Just kidding! His speech will be delivered at a chamber of commerce venue in San Marcos. Although legislators’ presence will be tolerated, the press will be banned from the event. Presumably, the public will be so thrilled about seeing Abbott’s
campaign kickoff oratory that they will happily forego watching Young Sheldon and Hell’s Kitchen. This is not a bet I would take.
Abbott’s office, alarmed by focus group data indicating that ordinary Texans might find the State of the State address to be torpid and boring, sent out a wildly understated press release to build interest in the speech:
Texas is the apex of opportunity, where infinite possibilities allow our people to climb from humble beginnings to the heights of success. This 88th Legislative Session is an opportunity for the Legislature and statewide leaders to transform the lives of Texans for generations and build an even brighter future for our state.
Now that is some next-level chamber of commerce b.s. Will Abbott’s primetime address reach such soaring heights of rhetoric? Tune in next Thursday and see.
A City’s Crisis Brings Texans Together
Last week, Texans everywhere were gripped by the drama played out in one of its major cities – ice storms and freezing temperatures, property destruction, loss of power, forced relocations in the middle of the night, long waits for answers and a slow return to normalcy.
I refer, of course, to the Great Dallas Zoo Caper of 2023.
Let me summarize the crime spree and its victims:
· On January 13, a clouded leopard named Nova disappeared from his enclosure, but was found on the zoo grounds several hours later. Zoo officials believed his enclosure had been vandalized, and the cat either allowed or encouraged to escape.
· The next day, zoo staff found that the langur monkeys enclosure had also been vandalized, with a hole cut in the fence. Fortunately, all the monkeys were accounted for.
· A week later, a 35-year old lappet-faced vulture named Pin was discovered dead in his enclosure under suspicious circumstances. These vultures are considered endangered, and the loss of Pin, who had fathered 11 other vultures, was keenly felt in the lappet-faced vulture swinger community.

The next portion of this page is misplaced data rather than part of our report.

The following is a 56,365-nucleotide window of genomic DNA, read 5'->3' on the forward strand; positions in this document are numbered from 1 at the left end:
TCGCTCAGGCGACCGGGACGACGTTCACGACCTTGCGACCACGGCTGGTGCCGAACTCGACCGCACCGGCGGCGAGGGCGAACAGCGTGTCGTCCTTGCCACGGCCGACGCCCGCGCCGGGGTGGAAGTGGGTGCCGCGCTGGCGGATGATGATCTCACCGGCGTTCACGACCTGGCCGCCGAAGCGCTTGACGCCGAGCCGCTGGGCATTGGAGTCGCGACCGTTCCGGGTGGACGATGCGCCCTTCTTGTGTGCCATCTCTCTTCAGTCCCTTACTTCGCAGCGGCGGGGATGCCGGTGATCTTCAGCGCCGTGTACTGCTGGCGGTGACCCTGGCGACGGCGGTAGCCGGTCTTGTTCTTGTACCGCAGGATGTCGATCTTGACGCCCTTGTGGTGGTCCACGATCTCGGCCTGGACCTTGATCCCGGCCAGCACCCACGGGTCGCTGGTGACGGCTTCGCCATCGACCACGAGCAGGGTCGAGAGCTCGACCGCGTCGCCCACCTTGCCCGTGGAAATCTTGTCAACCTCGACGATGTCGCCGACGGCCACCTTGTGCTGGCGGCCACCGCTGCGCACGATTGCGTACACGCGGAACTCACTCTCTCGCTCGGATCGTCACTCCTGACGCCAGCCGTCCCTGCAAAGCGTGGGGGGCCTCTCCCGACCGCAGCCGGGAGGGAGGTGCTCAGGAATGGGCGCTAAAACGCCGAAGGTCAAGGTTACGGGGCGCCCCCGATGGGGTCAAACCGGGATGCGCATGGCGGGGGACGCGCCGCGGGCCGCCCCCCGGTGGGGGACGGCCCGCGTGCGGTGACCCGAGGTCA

· Two weeks after that, two emperor tamarin monkeys were kidnapped from their enclosure and spirited off the property.
The latter monkey kidnapping helped break the case open. Alert zoo employees became suspicious when an individual asked “obscure questions” like, “Where can I get [an emperor tamarin monkey] and how do y’all get them in at night?” and “How do you catch the birds and where do they go at night?” Eventually their suspicions coalesced around the suspect. He was identified and tracked to a house in Lancaster where the missing monkeys were recovered.
The suspect, Davion Irvin, 24, is now detained in the Dallas County jail and has provided details leading police to believe he was involved in the clouded leopard and langur monkey episodes as well. To be fair, he did not harm the animals (his involvement in the vulture death is still under investigation) and seems to genuinely like animals and, naively, want them to be free. He’s even indicated that, once released from jail, he would steal more animals. This will probably not go over well at his bail hearing, but I am not his assigned counsel.
Check it out … Jim Moore has been covering Texas politics for almost 40 years now. He’s the author of several noteworthy books on the Bush-Rove era of Texas and national politics. He also tells terrific stories about his youth and his wanderings around Texas and the western United States, which are collected in his Texas To The World Substack page. Give him a read, and even a subscription.